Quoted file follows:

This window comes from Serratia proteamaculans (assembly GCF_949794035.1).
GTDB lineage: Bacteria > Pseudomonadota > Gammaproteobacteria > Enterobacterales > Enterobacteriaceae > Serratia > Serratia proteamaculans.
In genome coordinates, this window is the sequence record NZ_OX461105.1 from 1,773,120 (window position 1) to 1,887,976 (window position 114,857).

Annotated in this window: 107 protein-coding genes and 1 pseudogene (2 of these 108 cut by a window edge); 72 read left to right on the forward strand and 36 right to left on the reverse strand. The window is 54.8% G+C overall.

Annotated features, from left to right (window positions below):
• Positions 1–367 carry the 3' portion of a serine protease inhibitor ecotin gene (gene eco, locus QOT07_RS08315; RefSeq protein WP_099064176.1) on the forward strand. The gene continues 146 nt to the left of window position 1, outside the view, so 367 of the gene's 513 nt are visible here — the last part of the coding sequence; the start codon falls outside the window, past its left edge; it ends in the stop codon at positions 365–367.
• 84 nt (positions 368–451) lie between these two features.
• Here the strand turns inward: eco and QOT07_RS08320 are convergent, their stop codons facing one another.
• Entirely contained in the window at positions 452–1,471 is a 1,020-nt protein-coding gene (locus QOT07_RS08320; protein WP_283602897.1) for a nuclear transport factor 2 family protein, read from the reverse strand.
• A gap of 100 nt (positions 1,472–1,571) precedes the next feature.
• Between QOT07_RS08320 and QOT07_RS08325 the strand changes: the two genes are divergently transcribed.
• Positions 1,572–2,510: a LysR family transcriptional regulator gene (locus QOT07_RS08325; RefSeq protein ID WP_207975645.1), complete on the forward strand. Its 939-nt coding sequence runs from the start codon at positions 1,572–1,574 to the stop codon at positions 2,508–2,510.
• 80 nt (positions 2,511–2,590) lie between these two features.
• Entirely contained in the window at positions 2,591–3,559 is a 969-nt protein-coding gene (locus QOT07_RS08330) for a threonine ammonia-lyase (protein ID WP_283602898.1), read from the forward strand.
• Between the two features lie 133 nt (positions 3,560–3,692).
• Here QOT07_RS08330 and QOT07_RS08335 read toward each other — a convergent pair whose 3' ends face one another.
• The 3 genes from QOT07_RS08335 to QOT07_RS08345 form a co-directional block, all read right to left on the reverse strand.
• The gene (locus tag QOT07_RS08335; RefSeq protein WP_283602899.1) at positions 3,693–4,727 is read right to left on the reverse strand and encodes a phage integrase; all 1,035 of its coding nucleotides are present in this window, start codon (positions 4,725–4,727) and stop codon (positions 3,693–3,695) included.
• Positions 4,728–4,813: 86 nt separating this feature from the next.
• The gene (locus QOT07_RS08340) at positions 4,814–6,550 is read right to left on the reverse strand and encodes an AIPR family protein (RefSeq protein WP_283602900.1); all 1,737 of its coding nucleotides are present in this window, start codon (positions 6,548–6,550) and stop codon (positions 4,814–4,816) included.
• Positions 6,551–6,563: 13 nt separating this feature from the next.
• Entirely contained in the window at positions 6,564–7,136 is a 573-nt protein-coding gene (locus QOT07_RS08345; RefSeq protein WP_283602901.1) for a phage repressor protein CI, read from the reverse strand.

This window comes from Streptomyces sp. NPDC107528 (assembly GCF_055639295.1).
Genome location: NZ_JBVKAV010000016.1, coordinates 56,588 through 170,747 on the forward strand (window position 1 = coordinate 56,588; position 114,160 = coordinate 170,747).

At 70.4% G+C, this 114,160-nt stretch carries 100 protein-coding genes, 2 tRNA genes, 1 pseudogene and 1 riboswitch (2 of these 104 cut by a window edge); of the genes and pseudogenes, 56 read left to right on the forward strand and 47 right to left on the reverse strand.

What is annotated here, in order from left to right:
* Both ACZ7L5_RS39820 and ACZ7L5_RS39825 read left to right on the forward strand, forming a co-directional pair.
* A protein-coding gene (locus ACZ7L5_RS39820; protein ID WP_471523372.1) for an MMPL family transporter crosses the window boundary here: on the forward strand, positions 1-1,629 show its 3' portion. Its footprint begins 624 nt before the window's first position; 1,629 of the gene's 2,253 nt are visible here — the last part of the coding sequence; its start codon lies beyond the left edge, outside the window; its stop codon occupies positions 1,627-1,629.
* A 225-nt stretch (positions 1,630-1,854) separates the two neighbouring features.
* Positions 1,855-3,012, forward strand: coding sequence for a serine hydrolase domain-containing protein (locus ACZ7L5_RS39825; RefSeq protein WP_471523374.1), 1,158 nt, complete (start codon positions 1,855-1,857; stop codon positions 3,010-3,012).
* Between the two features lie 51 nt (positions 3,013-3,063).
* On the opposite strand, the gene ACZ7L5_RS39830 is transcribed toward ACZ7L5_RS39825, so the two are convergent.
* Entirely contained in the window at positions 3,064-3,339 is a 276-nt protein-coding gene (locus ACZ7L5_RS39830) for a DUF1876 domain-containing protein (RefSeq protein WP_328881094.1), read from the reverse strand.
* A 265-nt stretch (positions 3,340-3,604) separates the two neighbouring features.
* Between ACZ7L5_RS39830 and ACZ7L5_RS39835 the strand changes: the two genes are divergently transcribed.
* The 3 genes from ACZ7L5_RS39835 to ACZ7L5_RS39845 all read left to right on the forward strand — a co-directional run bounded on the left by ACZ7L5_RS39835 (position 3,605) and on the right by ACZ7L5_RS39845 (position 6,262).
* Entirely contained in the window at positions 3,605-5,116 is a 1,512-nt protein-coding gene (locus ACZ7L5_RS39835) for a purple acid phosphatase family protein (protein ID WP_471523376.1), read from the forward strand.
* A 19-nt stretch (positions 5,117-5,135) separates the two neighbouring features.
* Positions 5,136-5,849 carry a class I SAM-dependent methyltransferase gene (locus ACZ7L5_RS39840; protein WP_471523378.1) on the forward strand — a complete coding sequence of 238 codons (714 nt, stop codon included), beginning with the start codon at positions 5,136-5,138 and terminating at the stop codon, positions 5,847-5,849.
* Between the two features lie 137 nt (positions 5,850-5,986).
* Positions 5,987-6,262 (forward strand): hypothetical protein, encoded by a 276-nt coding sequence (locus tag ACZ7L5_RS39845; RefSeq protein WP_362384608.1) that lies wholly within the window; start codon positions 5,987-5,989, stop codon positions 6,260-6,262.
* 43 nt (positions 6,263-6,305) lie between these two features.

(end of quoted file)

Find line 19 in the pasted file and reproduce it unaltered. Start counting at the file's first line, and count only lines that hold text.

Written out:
• Positions 4,728–4,813: 86 nt separating this feature from the next.